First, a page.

When we travel, it is typically for an event or race and we don't do well sitting around. Thus, every time we pack our bags for something, it is for a purpose and often includes some type of movement (or is related to our jobs which involve activity/fitness). This trip has many purposes but I am enjoying my time here in Czech making memories but also learning about a new culture that allows me to bring home new ways to live life as well as an appreciation of what I have back at home. With my blog posts and pictures, I only hope that I can inspire others to get comfortable being uncomfortable by trying new things and being open to new opportunities. I realize that traveling abroad is not for everyone and may not be practical for everyone (costs, timing, logistics, etc.) but I feel that many people take for granted the many opportunities they have in their own current life but just feel “stuck” either in a bubble of familiarity and fear change or are scared to make any changes and the “what if’s” keep you bored, stressed and overwhelmed in your current life.
Aside from the 7th day Adventists and the Mediterranean style diet (which research consistently shows, long term, that both show high rates of quality of life and low risk for disease and improved health status by following a vegetarian or plant based diet), I've learned from those who live a high paced, wealthy lifestyle and from those who take bucket showers and have no electricity and seeing that each country may have staple foods and/or certain thoughts on exercise/fitness/sports, every village, town and city differs in terms of quality of life. Thus, to assume that there is one right way to live is absolutely wrong as it isn't about a right way of being healthy but rather, making sure your lifestyle makes you happy.
Once again, the sun was shining early and I found myself awake at 5:20am thinking it was 9am. I was able to lay back down for a little but then around 6am I woke up to the smell of fresh European coffee.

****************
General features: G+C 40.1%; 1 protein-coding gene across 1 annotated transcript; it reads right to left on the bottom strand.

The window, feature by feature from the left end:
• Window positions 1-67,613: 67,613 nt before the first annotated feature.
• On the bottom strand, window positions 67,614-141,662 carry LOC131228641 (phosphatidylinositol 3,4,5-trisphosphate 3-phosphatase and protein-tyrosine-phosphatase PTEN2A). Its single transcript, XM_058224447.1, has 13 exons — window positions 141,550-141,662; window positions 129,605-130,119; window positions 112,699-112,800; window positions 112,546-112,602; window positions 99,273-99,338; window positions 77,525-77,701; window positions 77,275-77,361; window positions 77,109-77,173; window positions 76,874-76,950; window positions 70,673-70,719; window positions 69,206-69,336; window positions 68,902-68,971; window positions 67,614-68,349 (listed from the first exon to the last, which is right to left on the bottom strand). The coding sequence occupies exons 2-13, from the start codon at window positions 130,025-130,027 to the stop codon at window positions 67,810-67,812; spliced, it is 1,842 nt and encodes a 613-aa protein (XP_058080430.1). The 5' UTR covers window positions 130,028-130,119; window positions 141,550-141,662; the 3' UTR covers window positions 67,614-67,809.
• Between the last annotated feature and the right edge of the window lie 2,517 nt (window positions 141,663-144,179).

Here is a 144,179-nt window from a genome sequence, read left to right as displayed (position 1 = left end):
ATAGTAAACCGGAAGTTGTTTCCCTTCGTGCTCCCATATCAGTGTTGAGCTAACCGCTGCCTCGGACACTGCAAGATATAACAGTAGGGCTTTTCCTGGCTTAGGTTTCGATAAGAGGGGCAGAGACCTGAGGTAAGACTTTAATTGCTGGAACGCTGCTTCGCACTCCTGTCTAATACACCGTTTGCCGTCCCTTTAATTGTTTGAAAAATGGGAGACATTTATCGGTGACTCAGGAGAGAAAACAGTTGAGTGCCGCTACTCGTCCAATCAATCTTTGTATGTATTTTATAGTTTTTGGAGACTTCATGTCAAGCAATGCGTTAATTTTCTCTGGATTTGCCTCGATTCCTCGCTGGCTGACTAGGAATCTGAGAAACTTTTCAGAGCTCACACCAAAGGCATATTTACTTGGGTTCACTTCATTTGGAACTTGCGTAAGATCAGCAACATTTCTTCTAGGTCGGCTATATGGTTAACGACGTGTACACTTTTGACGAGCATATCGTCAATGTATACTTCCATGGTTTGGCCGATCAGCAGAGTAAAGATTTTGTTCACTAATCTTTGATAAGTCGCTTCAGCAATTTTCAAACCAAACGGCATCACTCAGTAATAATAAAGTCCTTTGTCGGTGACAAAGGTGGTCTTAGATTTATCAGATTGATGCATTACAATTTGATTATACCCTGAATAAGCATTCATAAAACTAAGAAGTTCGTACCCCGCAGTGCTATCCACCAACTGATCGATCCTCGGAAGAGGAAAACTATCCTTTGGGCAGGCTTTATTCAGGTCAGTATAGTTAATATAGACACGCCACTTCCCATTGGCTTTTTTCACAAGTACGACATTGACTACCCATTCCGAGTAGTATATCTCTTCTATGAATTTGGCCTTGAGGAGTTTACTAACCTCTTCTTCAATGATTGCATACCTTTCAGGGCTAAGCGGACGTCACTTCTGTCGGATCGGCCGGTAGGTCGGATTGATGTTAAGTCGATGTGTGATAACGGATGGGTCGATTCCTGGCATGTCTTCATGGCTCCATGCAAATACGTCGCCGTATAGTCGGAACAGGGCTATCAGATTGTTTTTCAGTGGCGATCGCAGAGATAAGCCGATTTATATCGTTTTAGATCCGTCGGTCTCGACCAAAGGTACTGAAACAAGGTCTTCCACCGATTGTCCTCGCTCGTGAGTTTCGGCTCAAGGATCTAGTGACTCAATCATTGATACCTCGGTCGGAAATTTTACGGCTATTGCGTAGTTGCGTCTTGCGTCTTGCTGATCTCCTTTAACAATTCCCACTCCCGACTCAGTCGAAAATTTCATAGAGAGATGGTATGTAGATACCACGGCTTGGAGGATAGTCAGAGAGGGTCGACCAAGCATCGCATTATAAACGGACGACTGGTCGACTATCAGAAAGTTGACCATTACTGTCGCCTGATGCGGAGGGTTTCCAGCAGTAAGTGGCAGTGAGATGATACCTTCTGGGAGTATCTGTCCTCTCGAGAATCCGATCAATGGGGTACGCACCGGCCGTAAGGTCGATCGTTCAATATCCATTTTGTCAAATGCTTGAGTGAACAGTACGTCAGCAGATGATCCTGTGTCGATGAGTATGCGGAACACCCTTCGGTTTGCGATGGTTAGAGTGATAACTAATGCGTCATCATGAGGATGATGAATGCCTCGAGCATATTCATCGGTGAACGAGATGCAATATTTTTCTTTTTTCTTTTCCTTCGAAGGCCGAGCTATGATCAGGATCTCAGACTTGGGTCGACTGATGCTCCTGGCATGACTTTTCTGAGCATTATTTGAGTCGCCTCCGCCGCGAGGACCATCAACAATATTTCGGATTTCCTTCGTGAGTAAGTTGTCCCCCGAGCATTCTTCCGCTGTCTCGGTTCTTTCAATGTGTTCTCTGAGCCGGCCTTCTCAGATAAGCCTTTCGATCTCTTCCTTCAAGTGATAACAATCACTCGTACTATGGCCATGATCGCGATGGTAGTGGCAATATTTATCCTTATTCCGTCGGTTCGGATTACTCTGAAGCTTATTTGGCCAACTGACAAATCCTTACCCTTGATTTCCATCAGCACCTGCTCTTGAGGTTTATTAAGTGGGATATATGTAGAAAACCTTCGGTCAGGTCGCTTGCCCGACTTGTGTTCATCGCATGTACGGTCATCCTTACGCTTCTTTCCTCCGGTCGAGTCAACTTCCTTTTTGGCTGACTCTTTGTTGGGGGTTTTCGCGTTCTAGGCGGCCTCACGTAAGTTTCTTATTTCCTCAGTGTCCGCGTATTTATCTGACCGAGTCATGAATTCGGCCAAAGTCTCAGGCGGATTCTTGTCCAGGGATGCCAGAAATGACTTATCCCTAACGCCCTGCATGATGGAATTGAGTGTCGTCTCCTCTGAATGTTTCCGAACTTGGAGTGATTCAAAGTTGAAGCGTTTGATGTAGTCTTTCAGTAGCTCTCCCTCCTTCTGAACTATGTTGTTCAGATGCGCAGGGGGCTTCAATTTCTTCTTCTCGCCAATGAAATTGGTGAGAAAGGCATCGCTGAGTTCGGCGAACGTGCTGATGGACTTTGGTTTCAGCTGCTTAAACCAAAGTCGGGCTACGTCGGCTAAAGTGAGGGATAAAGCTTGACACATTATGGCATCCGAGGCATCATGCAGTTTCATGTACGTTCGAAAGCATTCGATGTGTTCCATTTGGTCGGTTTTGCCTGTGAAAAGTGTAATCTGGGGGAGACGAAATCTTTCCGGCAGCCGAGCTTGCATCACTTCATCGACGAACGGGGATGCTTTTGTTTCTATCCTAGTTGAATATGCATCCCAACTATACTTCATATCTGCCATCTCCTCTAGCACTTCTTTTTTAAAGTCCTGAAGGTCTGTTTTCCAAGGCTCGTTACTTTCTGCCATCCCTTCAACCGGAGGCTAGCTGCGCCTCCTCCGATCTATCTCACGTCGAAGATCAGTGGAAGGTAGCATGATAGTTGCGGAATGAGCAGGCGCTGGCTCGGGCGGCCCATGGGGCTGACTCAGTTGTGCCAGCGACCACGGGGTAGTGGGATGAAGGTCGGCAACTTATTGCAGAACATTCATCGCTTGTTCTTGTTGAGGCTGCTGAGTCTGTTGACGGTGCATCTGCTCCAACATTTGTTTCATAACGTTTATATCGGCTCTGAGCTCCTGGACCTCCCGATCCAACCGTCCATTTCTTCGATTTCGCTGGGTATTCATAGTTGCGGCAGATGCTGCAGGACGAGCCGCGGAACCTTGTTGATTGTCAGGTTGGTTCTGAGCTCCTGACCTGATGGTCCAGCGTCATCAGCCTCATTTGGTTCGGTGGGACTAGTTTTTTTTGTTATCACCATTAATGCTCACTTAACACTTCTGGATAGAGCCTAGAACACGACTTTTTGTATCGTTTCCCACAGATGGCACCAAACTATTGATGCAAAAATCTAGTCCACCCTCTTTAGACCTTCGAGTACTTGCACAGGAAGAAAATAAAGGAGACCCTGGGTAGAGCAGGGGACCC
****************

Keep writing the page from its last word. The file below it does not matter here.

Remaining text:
Karel and I started our morning with a cup of coffee and headed out for a quick 2 mile run on new roads (for me) in Czech. For both Karel and myself, we love to stay active and exercise is a very important to both of us for both physical and mental benefits. But as I have repeated many times in my blog and in articles, you don’t have to be a triathlete or marathon runner to be “healthy”. I am a firm believer that you should get your heart rate up, don’t be afraid to sweat and don’t feel as if you have to conquer x-minutes, x-workouts, x-days a week. Just move whenever you can for however long feels “right.” I absolutely love our morning runs because 20-30 minutes of sight-seeing is the perfect way to start the day as it is only the beginning of a jam-packed day.
Sorry - I digress.
Karel’s old cycling buddy, Jirka, invited us for a ride on his “lunch break” since many of the business shut down for lunch. Another one of Jirka’s friends joined us and I was thrilled that he could speak a little English.
So excited for a bike ride of a lifetime, we rode ~10K and crossed the Austria border! It was around 12:30pm when we started but I’ve completely lost track of time here in Czech as Karel is keeping me incredibly busy and on my toes (love it!). And I thought Czech was beautiful, the scenery in Austria was gorgeous! I just couldn’t believe my eyes and I couldn’t stop taking pictures while riding. I am happy that my bike handling skills have improved over the years for this ride offered many new experiences for me such as riding through small towns with small roads and cars zipping buy (although they don’t seem to mind cyclists), signs which I couldn’t understand and thus had no idea where we were going, riding on cobblestones and riding on a few rollers (Very smooth roads outside of the towns).